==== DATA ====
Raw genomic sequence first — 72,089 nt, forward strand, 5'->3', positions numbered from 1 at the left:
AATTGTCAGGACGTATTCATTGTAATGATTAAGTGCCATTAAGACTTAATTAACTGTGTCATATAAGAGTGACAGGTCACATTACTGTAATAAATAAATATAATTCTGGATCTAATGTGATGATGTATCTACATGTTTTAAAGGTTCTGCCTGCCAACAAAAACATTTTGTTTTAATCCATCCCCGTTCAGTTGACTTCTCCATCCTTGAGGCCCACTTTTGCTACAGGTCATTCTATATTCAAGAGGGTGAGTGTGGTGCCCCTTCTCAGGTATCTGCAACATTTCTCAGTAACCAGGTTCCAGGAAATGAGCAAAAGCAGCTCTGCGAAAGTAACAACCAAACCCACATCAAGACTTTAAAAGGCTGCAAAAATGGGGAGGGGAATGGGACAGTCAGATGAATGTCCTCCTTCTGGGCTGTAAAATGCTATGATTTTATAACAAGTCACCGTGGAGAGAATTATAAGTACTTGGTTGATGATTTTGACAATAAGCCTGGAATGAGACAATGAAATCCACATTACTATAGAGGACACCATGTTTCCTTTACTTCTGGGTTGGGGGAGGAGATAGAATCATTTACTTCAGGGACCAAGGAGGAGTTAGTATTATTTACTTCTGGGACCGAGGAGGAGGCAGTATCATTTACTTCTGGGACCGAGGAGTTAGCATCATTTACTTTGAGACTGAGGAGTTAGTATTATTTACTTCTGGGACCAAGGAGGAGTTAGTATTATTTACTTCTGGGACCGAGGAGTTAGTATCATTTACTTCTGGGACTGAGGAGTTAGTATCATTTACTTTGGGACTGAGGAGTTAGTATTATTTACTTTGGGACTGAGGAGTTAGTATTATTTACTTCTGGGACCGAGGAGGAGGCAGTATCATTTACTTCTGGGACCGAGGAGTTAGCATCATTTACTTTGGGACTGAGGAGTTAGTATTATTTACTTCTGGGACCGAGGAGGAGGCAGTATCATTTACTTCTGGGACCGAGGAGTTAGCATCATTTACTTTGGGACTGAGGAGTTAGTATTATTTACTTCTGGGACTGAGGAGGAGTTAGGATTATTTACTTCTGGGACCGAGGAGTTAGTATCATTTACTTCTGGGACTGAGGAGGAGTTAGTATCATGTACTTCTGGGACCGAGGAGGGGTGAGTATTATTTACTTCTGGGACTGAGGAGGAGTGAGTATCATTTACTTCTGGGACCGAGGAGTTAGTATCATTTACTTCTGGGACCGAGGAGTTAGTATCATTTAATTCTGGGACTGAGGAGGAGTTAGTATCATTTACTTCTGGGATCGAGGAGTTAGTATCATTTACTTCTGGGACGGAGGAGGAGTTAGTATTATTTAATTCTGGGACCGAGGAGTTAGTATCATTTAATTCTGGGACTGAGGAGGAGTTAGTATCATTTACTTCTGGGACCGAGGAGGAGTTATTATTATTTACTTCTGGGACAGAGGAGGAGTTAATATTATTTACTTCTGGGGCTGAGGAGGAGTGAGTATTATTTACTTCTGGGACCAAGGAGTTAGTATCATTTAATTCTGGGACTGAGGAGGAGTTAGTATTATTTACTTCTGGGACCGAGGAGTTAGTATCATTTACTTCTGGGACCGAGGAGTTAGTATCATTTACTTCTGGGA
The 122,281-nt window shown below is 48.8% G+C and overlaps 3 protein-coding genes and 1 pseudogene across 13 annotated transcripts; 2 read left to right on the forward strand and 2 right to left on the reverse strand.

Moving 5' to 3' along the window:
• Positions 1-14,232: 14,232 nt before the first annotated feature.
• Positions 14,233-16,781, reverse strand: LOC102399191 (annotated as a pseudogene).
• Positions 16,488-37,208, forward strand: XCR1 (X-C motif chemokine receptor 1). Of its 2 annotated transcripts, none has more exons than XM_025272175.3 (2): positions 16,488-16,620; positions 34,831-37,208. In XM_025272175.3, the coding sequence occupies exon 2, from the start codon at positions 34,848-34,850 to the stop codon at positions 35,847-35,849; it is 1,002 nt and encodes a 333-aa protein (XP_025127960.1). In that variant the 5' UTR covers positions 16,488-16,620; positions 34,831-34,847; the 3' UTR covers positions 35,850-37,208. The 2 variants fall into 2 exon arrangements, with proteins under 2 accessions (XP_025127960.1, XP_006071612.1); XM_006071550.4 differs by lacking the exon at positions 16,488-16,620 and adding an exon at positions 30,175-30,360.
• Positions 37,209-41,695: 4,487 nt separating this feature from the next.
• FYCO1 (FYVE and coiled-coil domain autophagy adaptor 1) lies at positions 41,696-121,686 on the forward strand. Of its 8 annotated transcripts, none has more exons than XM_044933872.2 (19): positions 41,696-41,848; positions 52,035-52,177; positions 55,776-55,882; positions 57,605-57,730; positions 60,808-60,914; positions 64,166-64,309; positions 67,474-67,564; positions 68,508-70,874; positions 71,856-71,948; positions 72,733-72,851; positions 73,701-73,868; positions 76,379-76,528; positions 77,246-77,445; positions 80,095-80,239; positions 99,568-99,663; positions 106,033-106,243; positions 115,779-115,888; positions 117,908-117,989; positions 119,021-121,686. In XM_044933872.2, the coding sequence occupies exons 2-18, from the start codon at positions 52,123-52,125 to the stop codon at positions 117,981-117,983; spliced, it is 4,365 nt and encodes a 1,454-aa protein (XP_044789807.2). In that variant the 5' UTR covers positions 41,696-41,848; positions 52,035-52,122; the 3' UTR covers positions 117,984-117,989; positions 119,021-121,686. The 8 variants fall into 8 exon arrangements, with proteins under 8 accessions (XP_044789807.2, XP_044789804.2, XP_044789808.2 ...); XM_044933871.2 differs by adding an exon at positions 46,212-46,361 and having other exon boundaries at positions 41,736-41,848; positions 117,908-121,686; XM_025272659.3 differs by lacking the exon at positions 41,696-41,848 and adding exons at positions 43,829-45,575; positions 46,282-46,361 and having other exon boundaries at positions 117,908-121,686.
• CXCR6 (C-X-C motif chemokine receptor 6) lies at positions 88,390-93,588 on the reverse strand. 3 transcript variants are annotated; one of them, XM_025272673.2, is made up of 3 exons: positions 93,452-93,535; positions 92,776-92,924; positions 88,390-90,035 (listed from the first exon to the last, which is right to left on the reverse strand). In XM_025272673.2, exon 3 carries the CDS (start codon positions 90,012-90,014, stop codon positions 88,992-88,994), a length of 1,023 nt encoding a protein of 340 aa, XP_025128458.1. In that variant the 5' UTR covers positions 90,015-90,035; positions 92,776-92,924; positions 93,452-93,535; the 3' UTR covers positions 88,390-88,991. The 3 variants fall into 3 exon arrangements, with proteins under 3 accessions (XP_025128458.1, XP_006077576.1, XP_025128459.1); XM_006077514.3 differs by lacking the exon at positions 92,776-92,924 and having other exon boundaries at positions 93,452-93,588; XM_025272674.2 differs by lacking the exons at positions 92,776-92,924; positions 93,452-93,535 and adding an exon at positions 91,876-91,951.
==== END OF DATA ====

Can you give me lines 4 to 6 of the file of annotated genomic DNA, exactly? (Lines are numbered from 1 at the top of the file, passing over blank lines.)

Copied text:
Moving 5' to 3' along the window:
• Positions 1-14,232: 14,232 nt before the first annotated feature.
• Positions 14,233-16,781, reverse strand: LOC102399191 (annotated as a pseudogene).